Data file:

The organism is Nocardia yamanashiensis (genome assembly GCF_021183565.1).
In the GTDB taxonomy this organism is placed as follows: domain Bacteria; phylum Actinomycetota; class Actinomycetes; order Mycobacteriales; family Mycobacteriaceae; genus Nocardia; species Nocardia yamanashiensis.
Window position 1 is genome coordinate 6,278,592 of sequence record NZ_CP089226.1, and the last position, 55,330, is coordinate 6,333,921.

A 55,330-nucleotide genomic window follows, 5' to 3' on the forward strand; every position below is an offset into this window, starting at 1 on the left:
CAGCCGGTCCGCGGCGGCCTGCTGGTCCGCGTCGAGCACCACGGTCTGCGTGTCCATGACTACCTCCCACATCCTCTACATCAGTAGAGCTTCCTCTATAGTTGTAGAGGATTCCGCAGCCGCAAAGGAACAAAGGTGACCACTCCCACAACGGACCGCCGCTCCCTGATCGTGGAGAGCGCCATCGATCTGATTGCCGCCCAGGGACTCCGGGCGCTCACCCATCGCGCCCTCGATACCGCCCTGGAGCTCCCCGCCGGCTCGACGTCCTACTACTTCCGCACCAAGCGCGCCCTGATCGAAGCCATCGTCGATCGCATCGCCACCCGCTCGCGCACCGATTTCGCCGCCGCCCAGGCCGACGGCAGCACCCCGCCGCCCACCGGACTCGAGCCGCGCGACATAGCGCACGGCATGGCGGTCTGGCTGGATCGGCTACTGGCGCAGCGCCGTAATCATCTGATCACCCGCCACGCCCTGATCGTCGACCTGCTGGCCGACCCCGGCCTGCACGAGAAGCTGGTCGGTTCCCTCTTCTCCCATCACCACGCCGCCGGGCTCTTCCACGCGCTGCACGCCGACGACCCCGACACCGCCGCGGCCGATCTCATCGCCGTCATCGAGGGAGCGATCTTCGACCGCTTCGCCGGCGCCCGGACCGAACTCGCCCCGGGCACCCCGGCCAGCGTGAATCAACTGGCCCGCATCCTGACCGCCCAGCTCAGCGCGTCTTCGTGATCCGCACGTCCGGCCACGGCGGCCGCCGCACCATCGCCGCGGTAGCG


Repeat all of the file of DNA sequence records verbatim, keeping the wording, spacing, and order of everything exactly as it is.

The organism is Nocardia yamanashiensis (genome assembly GCF_021183565.1).
In the GTDB taxonomy this organism is placed as follows: domain Bacteria; phylum Actinomycetota; class Actinomycetes; order Mycobacteriales; family Mycobacteriaceae; genus Nocardia; species Nocardia yamanashiensis.
Window position 1 is genome coordinate 6,278,592 of sequence record NZ_CP089226.1, and the last position, 55,330, is coordinate 6,333,921.

A 55,330-nucleotide genomic window follows, 5' to 3' on the forward strand; every position below is an offset into this window, starting at 1 on the left:
CAGCCGGTCCGCGGCGGCCTGCTGGTCCGCGTCGAGCACCACGGTCTGCGTGTCCATGACTACCTCCCACATCCTCTACATCAGTAGAGCTTCCTCTATAGTTGTAGAGGATTCCGCAGCCGCAAAGGAACAAAGGTGACCACTCCCACAACGGACCGCCGCTCCCTGATCGTGGAGAGCGCCATCGATCTGATTGCCGCCCAGGGACTCCGGGCGCTCACCCATCGCGCCCTCGATACCGCCCTGGAGCTCCCCGCCGGCTCGACGTCCTACTACTTCCGCACCAAGCGCGCCCTGATCGAAGCCATCGTCGATCGCATCGCCACCCGCTCGCGCACCGATTTCGCCGCCGCCCAGGCCGACGGCAGCACCCCGCCGCCCACCGGACTCGAGCCGCGCGACATAGCGCACGGCATGGCGGTCTGGCTGGATCGGCTACTGGCGCAGCGCCGTAATCATCTGATCACCCGCCACGCCCTGATCGTCGACCTGCTGGCCGACCCCGGCCTGCACGAGAAGCTGGTCGGTTCCCTCTTCTCCCATCACCACGCCGCCGGGCTCTTCCACGCGCTGCACGCCGACGACCCCGACACCGCCGCGGCCGATCTCATCGCCGTCATCGAGGGAGCGATCTTCGACCGCTTCGCCGGCGCCCGGACCGAACTCGCCCCGGGCACCCCGGCCAGCGTGAATCAACTGGCCCGCATCCTGACCGCCCAGCTCAGCGCGTCTTCGTGATCCGCACGTCCGGCCACGGCGGCCGCCGCACCATCGCCGCGGTAGCG